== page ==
A non-identifiable model is one that has parameters that cannot be dis-entangled (ie estimated distinctly) given the likelihood alone. If we want to fit such a model, something extra is needed. That ‘extra’ might be a constraint (hard) or a prior distributions (soft).
Here’s a simple example of non-identifiability:
\[ y_1, ..., y_n \sim Normal(a+b, \sigma^2) \]
From the likelihood alone, the parameters \(a\) and \(b\) are non estimable, unless we introduce something extra (prior, constraints, etc.)
Examples of non-identifiable models abound in non-linear regression. In the compartmental model, the identifiability issue (ID) is dealt with by assuming that one parameter is greater than the other. I recommend Doug Bates’s book on non-linear regression for further reading. The nlme book, Mixed Effects Models in S and S-plus is also a treasure.
I think a lot of these type of models now because it happens that a non-identifiable model is the only way I can learn about certain parameters that I’m interested in. I take a Bayesian approach, using informative priors to parse out the effects, but I’m generally concerned about situations where some form of complete non-ID could prohibit the priors from being updated at all from the data. The problem could depend on the priors and the likelihood.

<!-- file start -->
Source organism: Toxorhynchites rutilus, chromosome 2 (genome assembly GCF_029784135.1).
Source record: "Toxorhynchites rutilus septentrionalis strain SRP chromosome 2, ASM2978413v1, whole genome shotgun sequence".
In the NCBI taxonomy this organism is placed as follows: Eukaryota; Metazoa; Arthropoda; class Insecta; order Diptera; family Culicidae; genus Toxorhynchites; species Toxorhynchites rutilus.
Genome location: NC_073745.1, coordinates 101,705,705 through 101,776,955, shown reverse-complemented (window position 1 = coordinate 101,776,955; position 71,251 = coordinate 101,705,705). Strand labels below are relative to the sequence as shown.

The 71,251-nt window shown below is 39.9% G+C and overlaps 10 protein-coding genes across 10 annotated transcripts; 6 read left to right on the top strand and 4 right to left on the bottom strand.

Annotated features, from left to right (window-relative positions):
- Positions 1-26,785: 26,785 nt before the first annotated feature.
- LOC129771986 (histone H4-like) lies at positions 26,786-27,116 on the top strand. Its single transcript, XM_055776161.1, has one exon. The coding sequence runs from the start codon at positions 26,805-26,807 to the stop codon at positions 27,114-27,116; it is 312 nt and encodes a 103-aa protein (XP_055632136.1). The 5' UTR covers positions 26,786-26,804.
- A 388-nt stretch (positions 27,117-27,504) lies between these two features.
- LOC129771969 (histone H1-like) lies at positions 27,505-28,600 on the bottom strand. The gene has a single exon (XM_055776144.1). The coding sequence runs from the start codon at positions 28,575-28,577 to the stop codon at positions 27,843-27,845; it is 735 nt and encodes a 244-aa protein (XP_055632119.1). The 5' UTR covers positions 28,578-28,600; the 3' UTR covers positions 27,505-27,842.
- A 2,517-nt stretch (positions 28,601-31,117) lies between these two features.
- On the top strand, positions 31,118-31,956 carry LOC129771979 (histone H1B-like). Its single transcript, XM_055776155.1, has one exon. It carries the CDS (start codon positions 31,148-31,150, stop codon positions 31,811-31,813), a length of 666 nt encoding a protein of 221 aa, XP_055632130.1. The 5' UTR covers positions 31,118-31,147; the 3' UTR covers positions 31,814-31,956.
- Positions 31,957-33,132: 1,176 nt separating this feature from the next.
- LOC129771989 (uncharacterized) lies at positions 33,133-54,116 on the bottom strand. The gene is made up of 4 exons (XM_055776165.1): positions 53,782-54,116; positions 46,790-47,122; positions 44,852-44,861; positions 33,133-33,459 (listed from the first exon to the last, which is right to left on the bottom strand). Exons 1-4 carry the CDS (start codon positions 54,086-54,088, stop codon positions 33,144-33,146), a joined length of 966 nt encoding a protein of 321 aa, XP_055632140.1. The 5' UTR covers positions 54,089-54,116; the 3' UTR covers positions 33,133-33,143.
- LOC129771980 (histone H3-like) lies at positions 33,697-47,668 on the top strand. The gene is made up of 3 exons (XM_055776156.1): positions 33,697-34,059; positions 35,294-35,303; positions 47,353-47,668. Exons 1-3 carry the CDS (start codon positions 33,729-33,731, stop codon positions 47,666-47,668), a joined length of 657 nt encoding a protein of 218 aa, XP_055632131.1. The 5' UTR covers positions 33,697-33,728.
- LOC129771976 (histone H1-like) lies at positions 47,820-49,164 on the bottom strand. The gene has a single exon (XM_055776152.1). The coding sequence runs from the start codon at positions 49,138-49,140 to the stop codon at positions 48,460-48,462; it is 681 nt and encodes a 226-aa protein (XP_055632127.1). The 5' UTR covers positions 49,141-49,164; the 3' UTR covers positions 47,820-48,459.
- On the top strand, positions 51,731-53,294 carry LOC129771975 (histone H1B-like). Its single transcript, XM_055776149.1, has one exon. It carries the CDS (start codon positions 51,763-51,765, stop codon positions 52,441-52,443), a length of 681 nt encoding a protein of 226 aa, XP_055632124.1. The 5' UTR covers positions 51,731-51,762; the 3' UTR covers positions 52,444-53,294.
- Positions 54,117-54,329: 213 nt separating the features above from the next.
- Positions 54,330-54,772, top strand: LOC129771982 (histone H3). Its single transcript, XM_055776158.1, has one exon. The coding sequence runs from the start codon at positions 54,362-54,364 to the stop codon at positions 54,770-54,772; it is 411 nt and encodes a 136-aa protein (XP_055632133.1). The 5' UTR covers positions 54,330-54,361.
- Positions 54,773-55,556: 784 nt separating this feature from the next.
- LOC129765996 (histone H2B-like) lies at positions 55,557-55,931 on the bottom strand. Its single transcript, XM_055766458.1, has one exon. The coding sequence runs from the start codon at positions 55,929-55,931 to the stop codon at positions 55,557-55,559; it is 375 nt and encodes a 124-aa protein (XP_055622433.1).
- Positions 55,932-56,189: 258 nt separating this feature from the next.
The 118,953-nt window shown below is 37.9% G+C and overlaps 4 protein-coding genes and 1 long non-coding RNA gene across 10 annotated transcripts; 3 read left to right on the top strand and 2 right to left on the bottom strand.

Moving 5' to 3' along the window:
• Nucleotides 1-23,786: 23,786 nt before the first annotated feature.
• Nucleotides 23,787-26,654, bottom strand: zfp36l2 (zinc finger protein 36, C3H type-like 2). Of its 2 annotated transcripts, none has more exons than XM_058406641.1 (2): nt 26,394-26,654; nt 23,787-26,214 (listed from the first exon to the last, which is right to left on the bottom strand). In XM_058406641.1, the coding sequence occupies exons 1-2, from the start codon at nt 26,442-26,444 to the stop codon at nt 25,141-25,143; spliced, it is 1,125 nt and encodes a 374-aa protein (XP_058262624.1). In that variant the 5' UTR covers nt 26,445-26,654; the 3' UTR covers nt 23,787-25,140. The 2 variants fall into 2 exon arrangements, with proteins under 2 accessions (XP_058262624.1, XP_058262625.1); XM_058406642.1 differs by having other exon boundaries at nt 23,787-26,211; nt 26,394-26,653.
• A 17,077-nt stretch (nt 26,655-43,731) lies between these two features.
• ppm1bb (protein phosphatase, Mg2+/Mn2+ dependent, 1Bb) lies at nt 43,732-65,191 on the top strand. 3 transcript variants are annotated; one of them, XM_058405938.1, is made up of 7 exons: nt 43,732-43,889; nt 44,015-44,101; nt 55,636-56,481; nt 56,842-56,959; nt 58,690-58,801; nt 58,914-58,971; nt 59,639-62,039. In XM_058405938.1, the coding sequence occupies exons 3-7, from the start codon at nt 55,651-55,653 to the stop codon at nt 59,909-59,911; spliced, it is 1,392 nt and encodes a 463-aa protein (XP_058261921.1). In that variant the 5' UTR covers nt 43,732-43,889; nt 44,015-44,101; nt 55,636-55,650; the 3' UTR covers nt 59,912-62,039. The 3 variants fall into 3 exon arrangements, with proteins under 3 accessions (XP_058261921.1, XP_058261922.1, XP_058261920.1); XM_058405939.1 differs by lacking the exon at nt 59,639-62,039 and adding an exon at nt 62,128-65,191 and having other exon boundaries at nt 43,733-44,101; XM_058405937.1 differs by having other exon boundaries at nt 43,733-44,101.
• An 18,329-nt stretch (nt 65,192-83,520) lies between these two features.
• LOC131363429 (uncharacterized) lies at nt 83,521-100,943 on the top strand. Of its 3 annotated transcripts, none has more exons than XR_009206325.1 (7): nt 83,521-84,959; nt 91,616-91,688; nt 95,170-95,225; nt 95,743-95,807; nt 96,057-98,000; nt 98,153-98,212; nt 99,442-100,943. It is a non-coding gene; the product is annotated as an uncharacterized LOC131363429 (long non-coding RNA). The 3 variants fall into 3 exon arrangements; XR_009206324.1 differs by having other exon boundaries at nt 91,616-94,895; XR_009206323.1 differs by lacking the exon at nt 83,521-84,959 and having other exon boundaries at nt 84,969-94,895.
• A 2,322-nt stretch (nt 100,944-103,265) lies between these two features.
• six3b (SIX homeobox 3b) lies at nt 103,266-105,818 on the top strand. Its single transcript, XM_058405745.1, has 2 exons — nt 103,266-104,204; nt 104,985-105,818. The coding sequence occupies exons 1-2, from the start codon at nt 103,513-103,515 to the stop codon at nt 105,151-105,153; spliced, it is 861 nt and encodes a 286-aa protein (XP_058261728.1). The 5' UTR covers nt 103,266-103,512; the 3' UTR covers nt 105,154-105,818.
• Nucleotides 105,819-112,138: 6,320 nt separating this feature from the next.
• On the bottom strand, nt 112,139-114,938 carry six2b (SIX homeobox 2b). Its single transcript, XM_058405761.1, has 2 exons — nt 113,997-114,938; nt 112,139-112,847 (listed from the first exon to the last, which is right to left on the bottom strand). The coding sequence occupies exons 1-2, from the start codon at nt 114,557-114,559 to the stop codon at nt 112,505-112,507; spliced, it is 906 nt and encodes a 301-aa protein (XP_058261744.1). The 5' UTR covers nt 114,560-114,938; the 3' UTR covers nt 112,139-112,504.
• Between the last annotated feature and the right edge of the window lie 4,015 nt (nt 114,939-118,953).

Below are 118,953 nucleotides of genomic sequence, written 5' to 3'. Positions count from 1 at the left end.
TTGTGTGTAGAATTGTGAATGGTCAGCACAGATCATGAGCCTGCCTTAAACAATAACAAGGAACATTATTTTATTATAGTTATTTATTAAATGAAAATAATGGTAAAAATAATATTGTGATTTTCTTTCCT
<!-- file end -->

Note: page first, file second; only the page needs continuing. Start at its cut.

I’m not sure I can recommend these models to researchers that won’t take the ID problem seriously. In my case, my models can be fit with non-informative priors, but the results may be unbearably sensitive to prior assumptions. Therefore, a sensitivity analysis is a strict requirement when overcoming the ID problem Bayesianly.